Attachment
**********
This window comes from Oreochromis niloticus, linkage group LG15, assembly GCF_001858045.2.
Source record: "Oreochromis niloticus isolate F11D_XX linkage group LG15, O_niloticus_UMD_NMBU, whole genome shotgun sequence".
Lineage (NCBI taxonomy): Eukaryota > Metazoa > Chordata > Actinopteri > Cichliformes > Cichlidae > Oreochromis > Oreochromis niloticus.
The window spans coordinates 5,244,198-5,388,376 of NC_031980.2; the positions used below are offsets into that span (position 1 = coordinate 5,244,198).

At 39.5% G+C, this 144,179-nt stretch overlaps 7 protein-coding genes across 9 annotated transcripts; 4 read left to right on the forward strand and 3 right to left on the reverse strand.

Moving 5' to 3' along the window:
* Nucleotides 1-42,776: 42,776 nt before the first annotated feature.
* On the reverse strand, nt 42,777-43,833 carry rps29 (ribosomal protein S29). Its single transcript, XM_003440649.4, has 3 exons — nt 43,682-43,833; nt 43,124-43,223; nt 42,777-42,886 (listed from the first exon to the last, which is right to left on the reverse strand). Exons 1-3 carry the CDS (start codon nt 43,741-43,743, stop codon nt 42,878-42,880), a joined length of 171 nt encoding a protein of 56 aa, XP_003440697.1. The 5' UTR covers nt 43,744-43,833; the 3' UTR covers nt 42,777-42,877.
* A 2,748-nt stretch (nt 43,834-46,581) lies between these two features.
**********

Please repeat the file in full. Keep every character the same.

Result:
This window comes from Oreochromis niloticus, linkage group LG15, assembly GCF_001858045.2.
Source record: "Oreochromis niloticus isolate F11D_XX linkage group LG15, O_niloticus_UMD_NMBU, whole genome shotgun sequence".
Lineage (NCBI taxonomy): Eukaryota > Metazoa > Chordata > Actinopteri > Cichliformes > Cichlidae > Oreochromis > Oreochromis niloticus.
The window spans coordinates 5,244,198-5,388,376 of NC_031980.2; the positions used below are offsets into that span (position 1 = coordinate 5,244,198).

At 39.5% G+C, this 144,179-nt stretch overlaps 7 protein-coding genes across 9 annotated transcripts; 4 read left to right on the forward strand and 3 right to left on the reverse strand.

Moving 5' to 3' along the window:
* Nucleotides 1-42,776: 42,776 nt before the first annotated feature.
* On the reverse strand, nt 42,777-43,833 carry rps29 (ribosomal protein S29). Its single transcript, XM_003440649.4, has 3 exons — nt 43,682-43,833; nt 43,124-43,223; nt 42,777-42,886 (listed from the first exon to the last, which is right to left on the reverse strand). Exons 1-3 carry the CDS (start codon nt 43,741-43,743, stop codon nt 42,878-42,880), a joined length of 171 nt encoding a protein of 56 aa, XP_003440697.1. The 5' UTR covers nt 43,744-43,833; the 3' UTR covers nt 42,777-42,877.
* A 2,748-nt stretch (nt 43,834-46,581) lies between these two features.